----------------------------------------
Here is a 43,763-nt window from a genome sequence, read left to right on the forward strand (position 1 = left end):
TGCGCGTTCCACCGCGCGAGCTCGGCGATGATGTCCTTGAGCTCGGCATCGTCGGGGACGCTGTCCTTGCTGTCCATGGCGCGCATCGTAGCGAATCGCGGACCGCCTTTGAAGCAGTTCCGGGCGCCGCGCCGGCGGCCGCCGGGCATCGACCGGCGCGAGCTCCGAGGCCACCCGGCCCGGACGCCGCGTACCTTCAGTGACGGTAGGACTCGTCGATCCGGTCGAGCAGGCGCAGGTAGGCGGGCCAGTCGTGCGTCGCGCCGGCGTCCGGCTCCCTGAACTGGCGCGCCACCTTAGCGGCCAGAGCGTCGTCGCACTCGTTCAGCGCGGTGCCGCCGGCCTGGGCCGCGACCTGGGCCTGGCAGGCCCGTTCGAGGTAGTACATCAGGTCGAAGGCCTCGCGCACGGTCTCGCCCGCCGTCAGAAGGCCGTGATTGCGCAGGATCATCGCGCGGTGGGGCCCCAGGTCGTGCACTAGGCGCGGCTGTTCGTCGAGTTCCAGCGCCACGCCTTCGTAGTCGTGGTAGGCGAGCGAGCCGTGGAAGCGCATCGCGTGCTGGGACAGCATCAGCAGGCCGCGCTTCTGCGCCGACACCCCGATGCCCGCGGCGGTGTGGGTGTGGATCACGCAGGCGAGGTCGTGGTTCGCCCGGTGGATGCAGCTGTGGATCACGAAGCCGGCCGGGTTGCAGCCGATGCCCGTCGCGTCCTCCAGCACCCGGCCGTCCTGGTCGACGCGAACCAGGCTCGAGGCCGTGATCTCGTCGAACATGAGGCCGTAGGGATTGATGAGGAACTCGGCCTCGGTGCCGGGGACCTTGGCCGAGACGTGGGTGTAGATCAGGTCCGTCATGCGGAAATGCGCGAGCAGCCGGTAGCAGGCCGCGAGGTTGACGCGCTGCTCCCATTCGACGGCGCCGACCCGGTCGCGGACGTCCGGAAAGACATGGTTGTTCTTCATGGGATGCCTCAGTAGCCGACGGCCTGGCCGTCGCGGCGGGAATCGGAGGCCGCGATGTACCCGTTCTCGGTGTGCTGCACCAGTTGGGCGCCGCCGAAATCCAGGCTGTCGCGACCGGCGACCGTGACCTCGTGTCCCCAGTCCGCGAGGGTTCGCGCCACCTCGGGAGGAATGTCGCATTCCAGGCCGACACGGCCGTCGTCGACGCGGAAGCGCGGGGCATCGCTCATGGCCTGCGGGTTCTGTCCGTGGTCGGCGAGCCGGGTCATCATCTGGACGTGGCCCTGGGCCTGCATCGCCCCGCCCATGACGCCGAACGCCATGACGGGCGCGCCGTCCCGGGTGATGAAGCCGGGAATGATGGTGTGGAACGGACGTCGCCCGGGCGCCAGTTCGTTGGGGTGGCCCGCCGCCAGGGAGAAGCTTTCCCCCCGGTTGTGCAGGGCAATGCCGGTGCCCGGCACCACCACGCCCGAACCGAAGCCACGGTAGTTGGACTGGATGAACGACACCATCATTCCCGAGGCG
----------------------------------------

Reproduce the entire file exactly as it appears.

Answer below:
Here is a 43,763-nt window from a genome sequence, read left to right on the forward strand (position 1 = left end):
TGCGCGTTCCACCGCGCGAGCTCGGCGATGATGTCCTTGAGCTCGGCATCGTCGGGGACGCTGTCCTTGCTGTCCATGGCGCGCATCGTAGCGAATCGCGGACCGCCTTTGAAGCAGTTCCGGGCGCCGCGCCGGCGGCCGCCGGGCATCGACCGGCGCGAGCTCCGAGGCCACCCGGCCCGGACGCCGCGTACCTTCAGTGACGGTAGGACTCGTCGATCCGGTCGAGCAGGCGCAGGTAGGCGGGCCAGTCGTGCGTCGCGCCGGCGTCCGGCTCCCTGAACTGGCGCGCCACCTTAGCGGCCAGAGCGTCGTCGCACTCGTTCAGCGCGGTGCCGCCGGCCTGGGCCGCGACCTGGGCCTGGCAGGCCCGTTCGAGGTAGTACATCAGGTCGAAGGCCTCGCGCACGGTCTCGCCCGCCGTCAGAAGGCCGTGATTGCGCAGGATCATCGCGCGGTGGGGCCCCAGGTCGTGCACTAGGCGCGGCTGTTCGTCGAGTTCCAGCGCCACGCCTTCGTAGTCGTGGTAGGCGAGCGAGCCGTGGAAGCGCATCGCGTGCTGGGACAGCATCAGCAGGCCGCGCTTCTGCGCCGACACCCCGATGCCCGCGGCGGTGTGGGTGTGGATCACGCAGGCGAGGTCGTGGTTCGCCCGGTGGATGCAGCTGTGGATCACGAAGCCGGCCGGGTTGCAGCCGATGCCCGTCGCGTCCTCCAGCACCCGGCCGTCCTGGTCGACGCGAACCAGGCTCGAGGCCGTGATCTCGTCGAACATGAGGCCGTAGGGATTGATGAGGAACTCGGCCTCGGTGCCGGGGACCTTGGCCGAGACGTGGGTGTAGATCAGGTCCGTCATGCGGAAATGCGCGAGCAGCCGGTAGCAGGCCGCGAGGTTGACGCGCTGCTCCCATTCGACGGCGCCGACCCGGTCGCGGACGTCCGGAAAGACATGGTTGTTCTTCATGGGATGCCTCAGTAGCCGACGGCCTGGCCGTCGCGGCGGGAATCGGAGGCCGCGATGTACCCGTTCTCGGTGTGCTGCACCAGTTGGGCGCCGCCGAAATCCAGGCTGTCGCGACCGGCGACCGTGACCTCGTGTCCCCAGTCCGCGAGGGTTCGCGCCACCTCGGGAGGAATGTCGCATTCCAGGCCGACACGGCCGTCGTCGACGCGGAAGCGCGGGGCATCGCTCATGGCCTGCGGGTTCTGTCCGTGGTCGGCGAGCCGGGTCATCATCTGGACGTGGCCCTGGGCCTGCATCGCCCCGCCCATGACGCCGAACGCCATGACGGGCGCGCCGTCCCGGGTGATGAAGCCGGGAATGATGGTGTGGAACGGACGTCGCCCGGGCGCCAGTTCGTTGGGGTGGCCCGCCGCCAGGGAGAAGCTTTCCCCCCGGTTGTGCAGGGCAATGCCGGTGCCCGGCACCACCACGCCCGAACCGAAGCCACGGTAGTTGGACTGGATGAACGACACCATCATTCCCGAGGCG